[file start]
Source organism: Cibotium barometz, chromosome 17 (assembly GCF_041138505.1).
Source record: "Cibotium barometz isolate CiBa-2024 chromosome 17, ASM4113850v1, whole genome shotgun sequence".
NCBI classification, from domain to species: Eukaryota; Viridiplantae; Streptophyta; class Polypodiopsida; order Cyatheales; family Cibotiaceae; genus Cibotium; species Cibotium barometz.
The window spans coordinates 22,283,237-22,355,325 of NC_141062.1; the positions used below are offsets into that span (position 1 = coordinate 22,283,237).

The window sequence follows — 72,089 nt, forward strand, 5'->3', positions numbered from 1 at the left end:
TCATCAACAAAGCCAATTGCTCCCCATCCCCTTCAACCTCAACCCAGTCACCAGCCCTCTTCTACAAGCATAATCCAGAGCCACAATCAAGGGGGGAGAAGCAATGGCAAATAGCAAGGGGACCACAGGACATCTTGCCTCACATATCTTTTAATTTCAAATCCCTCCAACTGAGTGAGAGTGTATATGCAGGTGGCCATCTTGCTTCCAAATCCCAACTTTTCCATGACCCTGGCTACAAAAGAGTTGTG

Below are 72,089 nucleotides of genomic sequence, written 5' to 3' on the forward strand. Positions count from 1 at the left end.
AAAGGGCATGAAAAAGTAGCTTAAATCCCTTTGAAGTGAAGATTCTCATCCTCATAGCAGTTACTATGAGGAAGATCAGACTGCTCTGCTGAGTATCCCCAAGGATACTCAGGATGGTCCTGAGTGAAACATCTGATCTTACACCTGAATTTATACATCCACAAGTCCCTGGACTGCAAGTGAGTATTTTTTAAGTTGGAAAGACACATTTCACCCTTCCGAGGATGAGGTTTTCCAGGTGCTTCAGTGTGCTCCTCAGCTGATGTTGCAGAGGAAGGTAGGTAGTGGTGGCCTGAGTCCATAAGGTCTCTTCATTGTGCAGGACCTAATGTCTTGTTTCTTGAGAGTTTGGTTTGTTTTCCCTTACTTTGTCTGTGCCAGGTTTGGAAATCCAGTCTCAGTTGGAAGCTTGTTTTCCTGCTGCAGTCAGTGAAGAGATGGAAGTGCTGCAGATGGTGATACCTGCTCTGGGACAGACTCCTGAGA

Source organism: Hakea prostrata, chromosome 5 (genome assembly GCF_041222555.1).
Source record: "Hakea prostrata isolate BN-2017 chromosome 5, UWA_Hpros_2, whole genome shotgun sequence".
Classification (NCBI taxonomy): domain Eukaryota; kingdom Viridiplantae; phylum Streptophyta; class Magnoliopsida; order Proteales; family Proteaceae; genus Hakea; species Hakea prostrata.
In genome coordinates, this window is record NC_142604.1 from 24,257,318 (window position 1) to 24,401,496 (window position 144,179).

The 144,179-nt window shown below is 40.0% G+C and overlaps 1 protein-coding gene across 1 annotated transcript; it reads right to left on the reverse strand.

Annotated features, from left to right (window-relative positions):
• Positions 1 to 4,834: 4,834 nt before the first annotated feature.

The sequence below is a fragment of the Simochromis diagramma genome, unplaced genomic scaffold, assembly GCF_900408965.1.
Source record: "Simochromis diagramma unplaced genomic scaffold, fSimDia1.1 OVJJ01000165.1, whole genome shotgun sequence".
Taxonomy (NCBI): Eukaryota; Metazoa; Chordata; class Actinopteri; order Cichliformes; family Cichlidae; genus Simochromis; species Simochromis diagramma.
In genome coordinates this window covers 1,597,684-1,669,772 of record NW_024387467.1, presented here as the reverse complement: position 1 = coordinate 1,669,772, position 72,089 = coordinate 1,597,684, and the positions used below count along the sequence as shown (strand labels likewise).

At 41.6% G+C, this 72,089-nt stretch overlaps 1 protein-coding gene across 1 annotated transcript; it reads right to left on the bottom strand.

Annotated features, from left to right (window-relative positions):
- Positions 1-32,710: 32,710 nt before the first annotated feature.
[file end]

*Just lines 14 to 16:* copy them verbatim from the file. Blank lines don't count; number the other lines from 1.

Annotated features, from left to right (window-relative positions):
• Positions 1 to 4,834: 4,834 nt before the first annotated feature.

The sequence below is a fragment of the Simochromis diagramma genome, unplaced genomic scaffold, assembly GCF_900408965.1.